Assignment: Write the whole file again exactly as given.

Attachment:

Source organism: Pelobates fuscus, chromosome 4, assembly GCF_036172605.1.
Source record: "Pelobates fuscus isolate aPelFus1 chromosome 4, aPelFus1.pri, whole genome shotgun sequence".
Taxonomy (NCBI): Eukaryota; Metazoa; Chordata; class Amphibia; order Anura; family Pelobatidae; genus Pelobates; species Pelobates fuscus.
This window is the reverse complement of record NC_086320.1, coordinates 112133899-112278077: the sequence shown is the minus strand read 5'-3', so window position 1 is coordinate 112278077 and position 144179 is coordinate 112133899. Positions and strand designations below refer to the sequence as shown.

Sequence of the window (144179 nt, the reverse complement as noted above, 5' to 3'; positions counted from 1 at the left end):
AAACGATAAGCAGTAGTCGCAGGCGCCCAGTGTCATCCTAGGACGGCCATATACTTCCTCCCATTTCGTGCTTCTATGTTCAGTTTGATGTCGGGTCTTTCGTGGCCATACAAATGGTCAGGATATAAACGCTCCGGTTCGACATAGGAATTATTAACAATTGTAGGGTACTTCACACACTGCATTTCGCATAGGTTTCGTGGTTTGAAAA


Source organism: Pelobates fuscus, chromosome 4, assembly GCF_036172605.1.
Source record: "Pelobates fuscus isolate aPelFus1 chromosome 4, aPelFus1.pri, whole genome shotgun sequence".
Taxonomy (NCBI): Eukaryota; Metazoa; Chordata; class Amphibia; order Anura; family Pelobatidae; genus Pelobates; species Pelobates fuscus.
This window is the reverse complement of record NC_086320.1, coordinates 112133899-112278077: the sequence shown is the minus strand read 5'-3', so window position 1 is coordinate 112278077 and position 144179 is coordinate 112133899. Positions and strand designations below refer to the sequence as shown.

Sequence of the window (144179 nt, the reverse complement as noted above, 5' to 3'; positions counted from 1 at the left end):
AAACGATAAGCAGTAGTCGCAGGCGCCCAGTGTCATCCTAGGACGGCCATATACTTCCTCCCATTTCGTGCTTCTATGTTCAGTTTGATGTCGGGTCTTTCGTGGCCATACAAATGGTCAGGATATAAACGCTCCGGTTCGACATAGGAATTATTAACAATTGTAGGGTACTTCACACACTGCATTTCGCATAGGTTTCGTGGTTTGAAAA